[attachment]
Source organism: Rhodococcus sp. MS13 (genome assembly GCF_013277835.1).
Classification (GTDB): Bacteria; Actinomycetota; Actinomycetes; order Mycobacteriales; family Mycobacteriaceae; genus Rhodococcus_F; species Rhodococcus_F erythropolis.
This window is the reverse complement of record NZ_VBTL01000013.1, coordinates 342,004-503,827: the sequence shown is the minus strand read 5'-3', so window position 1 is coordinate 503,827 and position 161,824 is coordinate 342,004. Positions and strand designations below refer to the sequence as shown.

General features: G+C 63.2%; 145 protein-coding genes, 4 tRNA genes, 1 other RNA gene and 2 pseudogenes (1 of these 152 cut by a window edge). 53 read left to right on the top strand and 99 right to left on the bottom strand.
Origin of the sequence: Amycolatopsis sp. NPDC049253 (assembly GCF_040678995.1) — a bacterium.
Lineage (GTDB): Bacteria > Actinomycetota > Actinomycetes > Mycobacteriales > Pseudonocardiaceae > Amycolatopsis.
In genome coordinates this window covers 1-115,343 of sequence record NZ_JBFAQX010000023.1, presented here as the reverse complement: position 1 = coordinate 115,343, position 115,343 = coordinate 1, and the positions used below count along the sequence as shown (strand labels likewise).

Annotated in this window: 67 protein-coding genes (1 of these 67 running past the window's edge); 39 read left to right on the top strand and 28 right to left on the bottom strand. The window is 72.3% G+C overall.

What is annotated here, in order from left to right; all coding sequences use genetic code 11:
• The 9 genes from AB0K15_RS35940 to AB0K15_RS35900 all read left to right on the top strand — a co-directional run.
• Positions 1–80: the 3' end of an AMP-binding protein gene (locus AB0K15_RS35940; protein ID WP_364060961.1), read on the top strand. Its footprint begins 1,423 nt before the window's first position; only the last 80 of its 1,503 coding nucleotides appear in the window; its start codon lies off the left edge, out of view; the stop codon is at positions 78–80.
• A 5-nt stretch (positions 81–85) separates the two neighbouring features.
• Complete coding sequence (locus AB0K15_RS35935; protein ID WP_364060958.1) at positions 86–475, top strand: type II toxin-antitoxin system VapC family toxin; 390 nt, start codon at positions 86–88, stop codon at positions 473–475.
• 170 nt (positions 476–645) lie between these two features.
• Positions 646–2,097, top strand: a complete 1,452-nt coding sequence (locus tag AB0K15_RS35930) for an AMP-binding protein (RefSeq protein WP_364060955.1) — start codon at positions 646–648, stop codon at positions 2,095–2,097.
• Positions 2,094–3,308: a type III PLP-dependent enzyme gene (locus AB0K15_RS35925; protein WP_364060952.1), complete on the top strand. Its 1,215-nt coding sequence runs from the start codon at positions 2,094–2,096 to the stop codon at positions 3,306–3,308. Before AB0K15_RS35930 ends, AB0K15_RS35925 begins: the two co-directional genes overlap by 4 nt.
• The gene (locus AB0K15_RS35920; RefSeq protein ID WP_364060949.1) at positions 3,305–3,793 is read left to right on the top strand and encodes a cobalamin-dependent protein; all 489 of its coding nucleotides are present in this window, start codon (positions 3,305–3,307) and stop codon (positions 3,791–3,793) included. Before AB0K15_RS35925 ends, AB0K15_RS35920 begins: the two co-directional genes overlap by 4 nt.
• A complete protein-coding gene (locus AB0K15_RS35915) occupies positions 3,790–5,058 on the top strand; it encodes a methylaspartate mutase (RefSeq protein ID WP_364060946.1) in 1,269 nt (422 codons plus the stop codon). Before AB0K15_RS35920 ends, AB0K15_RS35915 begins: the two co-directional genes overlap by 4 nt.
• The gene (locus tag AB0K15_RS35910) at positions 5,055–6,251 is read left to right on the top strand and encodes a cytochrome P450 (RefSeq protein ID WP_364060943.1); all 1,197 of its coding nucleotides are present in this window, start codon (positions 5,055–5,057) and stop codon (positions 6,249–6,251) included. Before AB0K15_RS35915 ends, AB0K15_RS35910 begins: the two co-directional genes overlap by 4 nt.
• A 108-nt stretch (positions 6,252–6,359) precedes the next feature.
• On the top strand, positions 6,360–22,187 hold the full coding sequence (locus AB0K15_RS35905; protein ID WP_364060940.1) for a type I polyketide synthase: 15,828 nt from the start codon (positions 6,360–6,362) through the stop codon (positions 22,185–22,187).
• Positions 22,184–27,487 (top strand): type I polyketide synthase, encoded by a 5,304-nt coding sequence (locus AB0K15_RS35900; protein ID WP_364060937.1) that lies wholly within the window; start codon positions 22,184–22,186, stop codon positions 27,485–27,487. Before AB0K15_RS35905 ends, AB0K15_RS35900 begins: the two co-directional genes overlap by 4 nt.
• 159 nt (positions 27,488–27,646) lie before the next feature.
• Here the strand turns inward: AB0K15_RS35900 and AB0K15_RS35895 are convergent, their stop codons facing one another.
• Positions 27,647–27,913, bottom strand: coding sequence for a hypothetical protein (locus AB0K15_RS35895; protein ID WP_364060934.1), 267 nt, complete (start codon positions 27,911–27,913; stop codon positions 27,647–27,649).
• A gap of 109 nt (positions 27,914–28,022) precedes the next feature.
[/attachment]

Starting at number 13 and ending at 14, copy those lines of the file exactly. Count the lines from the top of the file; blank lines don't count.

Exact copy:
• Complete coding sequence (locus AB0K15_RS35935; protein ID WP_364060958.1) at positions 86–475, top strand: type II toxin-antitoxin system VapC family toxin; 390 nt, start codon at positions 86–88, stop codon at positions 473–475.
• 170 nt (positions 476–645) lie between these two features.